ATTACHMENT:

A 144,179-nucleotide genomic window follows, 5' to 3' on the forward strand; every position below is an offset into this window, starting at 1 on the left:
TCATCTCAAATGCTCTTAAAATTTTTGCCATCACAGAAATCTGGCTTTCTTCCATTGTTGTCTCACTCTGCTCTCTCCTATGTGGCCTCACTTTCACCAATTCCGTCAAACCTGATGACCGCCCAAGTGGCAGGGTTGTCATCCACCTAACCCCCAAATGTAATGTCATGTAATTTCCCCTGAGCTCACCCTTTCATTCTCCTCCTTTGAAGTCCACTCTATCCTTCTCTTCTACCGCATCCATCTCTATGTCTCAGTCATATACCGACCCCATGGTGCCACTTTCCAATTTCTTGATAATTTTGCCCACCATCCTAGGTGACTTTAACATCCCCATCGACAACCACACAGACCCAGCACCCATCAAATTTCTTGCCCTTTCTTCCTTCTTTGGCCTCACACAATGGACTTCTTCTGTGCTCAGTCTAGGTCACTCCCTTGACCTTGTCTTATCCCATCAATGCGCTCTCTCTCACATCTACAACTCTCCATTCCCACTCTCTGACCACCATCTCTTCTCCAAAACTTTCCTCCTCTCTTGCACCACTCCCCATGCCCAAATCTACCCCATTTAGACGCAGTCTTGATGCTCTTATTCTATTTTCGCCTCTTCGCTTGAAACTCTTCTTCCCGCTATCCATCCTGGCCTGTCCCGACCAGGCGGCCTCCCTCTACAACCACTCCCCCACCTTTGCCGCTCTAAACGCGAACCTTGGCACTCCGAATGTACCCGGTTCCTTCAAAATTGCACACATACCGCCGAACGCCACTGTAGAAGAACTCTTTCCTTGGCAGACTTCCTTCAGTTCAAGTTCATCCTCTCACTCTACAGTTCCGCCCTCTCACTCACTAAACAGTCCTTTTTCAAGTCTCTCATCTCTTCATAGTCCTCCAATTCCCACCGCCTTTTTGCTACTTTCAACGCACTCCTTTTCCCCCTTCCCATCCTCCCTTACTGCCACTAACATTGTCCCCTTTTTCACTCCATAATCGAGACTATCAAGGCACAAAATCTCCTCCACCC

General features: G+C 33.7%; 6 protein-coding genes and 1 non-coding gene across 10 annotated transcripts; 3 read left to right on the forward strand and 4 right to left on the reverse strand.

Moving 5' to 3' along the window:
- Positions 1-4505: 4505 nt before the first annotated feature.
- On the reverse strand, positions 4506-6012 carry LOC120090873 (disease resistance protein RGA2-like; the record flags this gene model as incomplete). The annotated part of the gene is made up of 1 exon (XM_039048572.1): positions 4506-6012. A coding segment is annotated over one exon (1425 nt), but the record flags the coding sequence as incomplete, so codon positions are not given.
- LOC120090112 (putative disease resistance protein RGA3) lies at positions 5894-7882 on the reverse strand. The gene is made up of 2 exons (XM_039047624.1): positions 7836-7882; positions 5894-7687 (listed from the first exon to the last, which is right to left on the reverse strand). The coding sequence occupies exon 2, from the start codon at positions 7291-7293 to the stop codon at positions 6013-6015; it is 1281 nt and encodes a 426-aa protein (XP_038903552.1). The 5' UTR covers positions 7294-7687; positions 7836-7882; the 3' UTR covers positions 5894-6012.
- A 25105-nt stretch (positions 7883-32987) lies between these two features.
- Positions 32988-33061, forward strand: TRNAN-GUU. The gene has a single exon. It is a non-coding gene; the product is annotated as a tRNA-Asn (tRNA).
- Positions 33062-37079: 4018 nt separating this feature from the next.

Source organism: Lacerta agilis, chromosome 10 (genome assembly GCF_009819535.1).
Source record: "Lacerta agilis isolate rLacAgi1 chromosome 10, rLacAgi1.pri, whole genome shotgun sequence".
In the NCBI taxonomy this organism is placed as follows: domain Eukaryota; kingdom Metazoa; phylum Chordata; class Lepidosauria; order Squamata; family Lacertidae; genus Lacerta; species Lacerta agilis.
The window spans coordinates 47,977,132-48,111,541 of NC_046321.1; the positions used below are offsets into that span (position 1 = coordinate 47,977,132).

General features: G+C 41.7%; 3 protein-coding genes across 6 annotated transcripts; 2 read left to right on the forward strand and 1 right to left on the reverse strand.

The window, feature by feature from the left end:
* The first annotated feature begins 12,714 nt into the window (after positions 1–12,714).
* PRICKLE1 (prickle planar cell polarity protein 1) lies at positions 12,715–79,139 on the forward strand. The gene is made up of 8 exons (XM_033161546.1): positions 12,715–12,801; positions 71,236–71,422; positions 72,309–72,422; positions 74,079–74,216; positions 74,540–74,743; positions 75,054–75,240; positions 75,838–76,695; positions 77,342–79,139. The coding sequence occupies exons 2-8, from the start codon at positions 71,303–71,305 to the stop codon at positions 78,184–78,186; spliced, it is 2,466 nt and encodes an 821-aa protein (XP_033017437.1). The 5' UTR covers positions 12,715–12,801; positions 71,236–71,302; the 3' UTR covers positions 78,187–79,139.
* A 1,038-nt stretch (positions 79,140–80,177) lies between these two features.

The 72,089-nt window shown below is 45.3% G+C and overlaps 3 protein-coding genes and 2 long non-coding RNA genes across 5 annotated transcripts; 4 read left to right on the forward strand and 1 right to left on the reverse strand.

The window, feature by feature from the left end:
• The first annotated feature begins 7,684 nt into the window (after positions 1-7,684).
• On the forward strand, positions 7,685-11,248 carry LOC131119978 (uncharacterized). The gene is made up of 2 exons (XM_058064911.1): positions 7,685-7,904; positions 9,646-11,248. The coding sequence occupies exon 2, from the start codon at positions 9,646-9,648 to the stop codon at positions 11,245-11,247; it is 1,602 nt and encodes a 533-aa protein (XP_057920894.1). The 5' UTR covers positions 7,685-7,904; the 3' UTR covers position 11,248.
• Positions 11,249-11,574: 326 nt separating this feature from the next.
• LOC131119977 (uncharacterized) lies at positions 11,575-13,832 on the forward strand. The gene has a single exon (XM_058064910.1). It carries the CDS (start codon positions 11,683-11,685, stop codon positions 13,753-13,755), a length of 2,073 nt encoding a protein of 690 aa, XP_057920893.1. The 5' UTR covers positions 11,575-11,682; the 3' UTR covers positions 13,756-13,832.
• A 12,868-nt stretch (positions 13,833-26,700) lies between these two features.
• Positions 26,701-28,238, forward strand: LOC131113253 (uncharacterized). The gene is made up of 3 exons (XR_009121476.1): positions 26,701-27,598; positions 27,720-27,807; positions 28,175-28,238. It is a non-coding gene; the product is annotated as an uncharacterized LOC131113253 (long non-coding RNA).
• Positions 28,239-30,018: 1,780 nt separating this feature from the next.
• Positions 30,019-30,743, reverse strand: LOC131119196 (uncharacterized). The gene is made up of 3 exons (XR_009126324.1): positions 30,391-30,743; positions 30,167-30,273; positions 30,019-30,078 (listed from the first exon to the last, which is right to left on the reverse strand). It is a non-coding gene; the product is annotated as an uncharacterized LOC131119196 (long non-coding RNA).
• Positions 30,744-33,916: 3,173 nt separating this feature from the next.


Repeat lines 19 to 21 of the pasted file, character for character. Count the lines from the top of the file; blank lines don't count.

* A 1,038-nt stretch (positions 79,140–80,177) lies between these two features.

The 72,089-nt window shown below is 45.3% G+C and overlaps 3 protein-coding genes and 2 long non-coding RNA genes across 5 annotated transcripts; 4 read left to right on the forward strand and 1 right to left on the reverse strand.

The window, feature by feature from the left end: